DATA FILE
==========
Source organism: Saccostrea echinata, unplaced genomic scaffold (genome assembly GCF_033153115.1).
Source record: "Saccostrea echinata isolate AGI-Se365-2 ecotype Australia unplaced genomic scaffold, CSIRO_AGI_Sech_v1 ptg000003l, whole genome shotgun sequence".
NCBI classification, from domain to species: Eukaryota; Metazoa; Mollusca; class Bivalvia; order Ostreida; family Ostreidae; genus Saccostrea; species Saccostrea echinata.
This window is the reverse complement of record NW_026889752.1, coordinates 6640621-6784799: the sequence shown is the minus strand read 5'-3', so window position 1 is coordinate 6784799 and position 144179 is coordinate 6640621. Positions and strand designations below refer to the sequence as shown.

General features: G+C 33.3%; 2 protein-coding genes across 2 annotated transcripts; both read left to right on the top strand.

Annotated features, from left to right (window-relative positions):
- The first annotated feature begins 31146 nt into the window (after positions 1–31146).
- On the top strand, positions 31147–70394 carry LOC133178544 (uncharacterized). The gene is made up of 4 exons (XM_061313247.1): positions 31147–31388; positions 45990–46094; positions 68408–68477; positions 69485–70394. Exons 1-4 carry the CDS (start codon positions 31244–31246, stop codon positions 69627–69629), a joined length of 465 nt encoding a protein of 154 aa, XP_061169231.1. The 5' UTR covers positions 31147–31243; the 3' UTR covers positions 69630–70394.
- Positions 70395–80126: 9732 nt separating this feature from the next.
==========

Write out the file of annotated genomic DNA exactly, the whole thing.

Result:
Source organism: Saccostrea echinata, unplaced genomic scaffold (genome assembly GCF_033153115.1).
Source record: "Saccostrea echinata isolate AGI-Se365-2 ecotype Australia unplaced genomic scaffold, CSIRO_AGI_Sech_v1 ptg000003l, whole genome shotgun sequence".
NCBI classification, from domain to species: Eukaryota; Metazoa; Mollusca; class Bivalvia; order Ostreida; family Ostreidae; genus Saccostrea; species Saccostrea echinata.
This window is the reverse complement of record NW_026889752.1, coordinates 6640621-6784799: the sequence shown is the minus strand read 5'-3', so window position 1 is coordinate 6784799 and position 144179 is coordinate 6640621. Positions and strand designations below refer to the sequence as shown.

General features: G+C 33.3%; 2 protein-coding genes across 2 annotated transcripts; both read left to right on the top strand.

Annotated features, from left to right (window-relative positions):
- The first annotated feature begins 31146 nt into the window (after positions 1–31146).
- On the top strand, positions 31147–70394 carry LOC133178544 (uncharacterized). The gene is made up of 4 exons (XM_061313247.1): positions 31147–31388; positions 45990–46094; positions 68408–68477; positions 69485–70394. Exons 1-4 carry the CDS (start codon positions 31244–31246, stop codon positions 69627–69629), a joined length of 465 nt encoding a protein of 154 aa, XP_061169231.1. The 5' UTR covers positions 31147–31243; the 3' UTR covers positions 69630–70394.
- Positions 70395–80126: 9732 nt separating this feature from the next.